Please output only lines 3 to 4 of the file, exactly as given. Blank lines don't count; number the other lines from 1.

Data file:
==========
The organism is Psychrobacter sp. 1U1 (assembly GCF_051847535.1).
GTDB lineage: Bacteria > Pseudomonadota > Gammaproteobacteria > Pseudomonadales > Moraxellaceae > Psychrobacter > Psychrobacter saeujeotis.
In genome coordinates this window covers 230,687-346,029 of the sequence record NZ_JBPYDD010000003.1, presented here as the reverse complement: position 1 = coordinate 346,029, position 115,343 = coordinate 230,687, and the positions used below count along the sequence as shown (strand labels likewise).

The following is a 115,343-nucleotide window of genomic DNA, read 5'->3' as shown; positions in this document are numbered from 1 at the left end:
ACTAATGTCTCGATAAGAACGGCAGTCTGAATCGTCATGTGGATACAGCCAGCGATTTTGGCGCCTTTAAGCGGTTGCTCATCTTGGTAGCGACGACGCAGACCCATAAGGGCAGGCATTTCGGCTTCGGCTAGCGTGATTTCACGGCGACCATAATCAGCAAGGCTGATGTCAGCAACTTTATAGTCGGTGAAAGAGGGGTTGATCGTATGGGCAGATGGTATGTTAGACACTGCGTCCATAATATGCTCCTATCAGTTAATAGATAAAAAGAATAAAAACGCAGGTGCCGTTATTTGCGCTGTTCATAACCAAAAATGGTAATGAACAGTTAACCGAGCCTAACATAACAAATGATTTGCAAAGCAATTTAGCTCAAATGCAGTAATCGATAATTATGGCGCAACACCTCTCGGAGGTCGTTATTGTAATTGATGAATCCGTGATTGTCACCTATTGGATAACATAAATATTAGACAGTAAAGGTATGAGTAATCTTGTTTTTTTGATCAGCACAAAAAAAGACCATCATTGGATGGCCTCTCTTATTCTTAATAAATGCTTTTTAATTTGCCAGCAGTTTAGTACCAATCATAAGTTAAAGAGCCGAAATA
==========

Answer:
In genome coordinates this window covers 230,687-346,029 of the sequence record NZ_JBPYDD010000003.1, presented here as the reverse complement: position 1 = coordinate 346,029, position 115,343 = coordinate 230,687, and the positions used below count along the sequence as shown (strand labels likewise).

The following is a 115,343-nucleotide window of genomic DNA, read 5'->3' as shown; positions in this document are numbered from 1 at the left end: